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Florida County to Soon Deploy Drones for 911 Calls

On Wednesday, Manatee County was set to launch a new pilot program that uses a drone to deliver a defibrillator, a tourniquet, or naloxone — an opioid-overdose antidote — to emergency scenes.

A drone in the air with blurred mountains and buildings in the background.
(TNS) — A Florida county will be one of the first in the nation to dispatch a drone that responds to 911 calls.

On Wednesday, Manatee County was set to launch a new pilot program that uses a drone to deliver a defibrillator,a tourniquet, or naloxone — an opioid-overdose antidote — to emergency scenes. The program is meant to reduce response times for life-threatening situations.

The government program, which has been cleared by the Federal Aviation Administration, is a partnership with Tampa General Hospital and Archer First Response Systems.

“This is an amazing opportunity to be on the cutting edge of technology in emergency response,” Commissioner Mike Rahn said. “We are excited that this first-of-its-kind program is taking flight first here in Manatee County.”

The county, which will pay $1 a month for the program, will house the drone at the EMS Lakewood Ranch Station, 10311 Malachite Drive. The county expects the drone to deliver medical supplies in about one minute and 45 seconds to two minutes and 10 seconds.

A 911 dispatcher will send the drone to a caller and walk them through how to use the defibrillator, the tourniquet or the overdose treatment.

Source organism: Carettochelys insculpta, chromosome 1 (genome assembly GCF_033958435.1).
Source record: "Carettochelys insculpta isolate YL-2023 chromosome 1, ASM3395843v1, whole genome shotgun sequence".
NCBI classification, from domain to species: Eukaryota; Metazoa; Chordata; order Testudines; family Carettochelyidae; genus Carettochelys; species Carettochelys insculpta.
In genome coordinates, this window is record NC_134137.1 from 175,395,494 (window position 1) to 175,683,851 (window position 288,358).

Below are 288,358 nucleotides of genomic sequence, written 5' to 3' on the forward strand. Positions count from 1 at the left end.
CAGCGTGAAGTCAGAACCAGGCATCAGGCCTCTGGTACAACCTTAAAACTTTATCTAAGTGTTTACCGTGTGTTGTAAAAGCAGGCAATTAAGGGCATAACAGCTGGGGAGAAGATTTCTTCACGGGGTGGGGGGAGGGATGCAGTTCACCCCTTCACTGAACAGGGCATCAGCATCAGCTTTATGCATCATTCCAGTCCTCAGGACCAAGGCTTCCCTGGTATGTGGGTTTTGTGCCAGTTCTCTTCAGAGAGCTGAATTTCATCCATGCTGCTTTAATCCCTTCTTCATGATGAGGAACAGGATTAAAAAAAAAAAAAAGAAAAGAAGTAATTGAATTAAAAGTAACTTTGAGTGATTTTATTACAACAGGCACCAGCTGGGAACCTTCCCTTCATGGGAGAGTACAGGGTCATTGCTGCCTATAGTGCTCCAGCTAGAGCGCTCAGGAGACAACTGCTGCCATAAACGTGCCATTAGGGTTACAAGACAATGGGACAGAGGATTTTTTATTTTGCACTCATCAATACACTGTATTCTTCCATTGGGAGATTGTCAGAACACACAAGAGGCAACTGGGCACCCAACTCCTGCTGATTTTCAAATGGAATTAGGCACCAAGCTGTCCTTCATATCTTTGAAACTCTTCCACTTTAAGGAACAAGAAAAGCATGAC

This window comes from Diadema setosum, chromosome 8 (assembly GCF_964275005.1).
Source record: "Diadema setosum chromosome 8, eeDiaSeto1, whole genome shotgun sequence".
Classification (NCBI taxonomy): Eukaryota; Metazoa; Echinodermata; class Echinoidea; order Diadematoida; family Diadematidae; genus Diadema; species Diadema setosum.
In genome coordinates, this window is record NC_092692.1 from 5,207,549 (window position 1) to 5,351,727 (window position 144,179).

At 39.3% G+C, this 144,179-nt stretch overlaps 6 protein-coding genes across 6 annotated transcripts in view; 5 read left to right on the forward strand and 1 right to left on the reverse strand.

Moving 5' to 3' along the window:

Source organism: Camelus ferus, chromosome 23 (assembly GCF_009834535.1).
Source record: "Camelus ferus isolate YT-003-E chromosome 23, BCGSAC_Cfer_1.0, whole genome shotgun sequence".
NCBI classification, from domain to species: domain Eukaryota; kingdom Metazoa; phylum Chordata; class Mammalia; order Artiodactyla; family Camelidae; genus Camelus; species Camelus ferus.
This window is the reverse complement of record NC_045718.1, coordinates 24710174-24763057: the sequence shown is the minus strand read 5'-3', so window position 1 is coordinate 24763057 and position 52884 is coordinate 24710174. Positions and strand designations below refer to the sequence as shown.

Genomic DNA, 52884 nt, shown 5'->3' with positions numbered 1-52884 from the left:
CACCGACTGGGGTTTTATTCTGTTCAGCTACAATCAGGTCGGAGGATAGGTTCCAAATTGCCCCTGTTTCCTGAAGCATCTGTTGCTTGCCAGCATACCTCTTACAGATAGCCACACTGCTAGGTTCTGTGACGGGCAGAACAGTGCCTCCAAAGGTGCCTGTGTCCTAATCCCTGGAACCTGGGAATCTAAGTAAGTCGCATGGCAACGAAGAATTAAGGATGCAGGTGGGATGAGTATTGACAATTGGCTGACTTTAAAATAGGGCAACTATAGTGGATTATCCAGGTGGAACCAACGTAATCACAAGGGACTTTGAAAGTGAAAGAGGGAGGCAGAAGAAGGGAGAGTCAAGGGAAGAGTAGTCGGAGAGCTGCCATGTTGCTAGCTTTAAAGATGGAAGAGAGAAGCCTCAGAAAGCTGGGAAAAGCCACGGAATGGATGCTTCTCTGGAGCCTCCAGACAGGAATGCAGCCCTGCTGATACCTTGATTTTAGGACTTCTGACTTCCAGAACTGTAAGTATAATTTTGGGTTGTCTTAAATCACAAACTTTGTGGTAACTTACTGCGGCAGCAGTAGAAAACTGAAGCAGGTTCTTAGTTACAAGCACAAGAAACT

New 911 drone program in Manatee County

“Unmanned aircraft provide a unique utility in their ability to fly quickly and directly to the scene of an emergency and pose exceptional promise to decrease response times, save lives and improve outcomes,” ArcherFRS founder and CEO Gordon Folkes said.

The caller can expect the medical supplies to come with instructions. The defibrillator, which will work on both children and adults, features a video screen that shows how to remove the pads and apply them to a victim. It also has a Spanish mode for callers who do not speak English.

An ambulance with EMS first responders will still respond to the scene, but the drone should allow treatment to begin sooner, officials say.

“We’re grateful to our partners in Manatee County, and we’re excited to see this vision come to life,” TGH president and CEO John Couris said. “With the ability to measure the impact of this program on the community, we can determine how the technology can be used in more scalable, reproducible ways for the broader benefit of our state.”

Over the next year, the county, TGH and ArcherFRS will evaluate the program’s effectiveness to determine how it can be used to serve more residents across the state.

The county will use the drone from sunup to sundown Monday through Friday in a 3.5-square-mile area. The county, which may receive FAA approval to expand the program as early as August, later plans to use the drone 24/7 in a 35-square-mile area.

Residents who want to learn more about the program can visit

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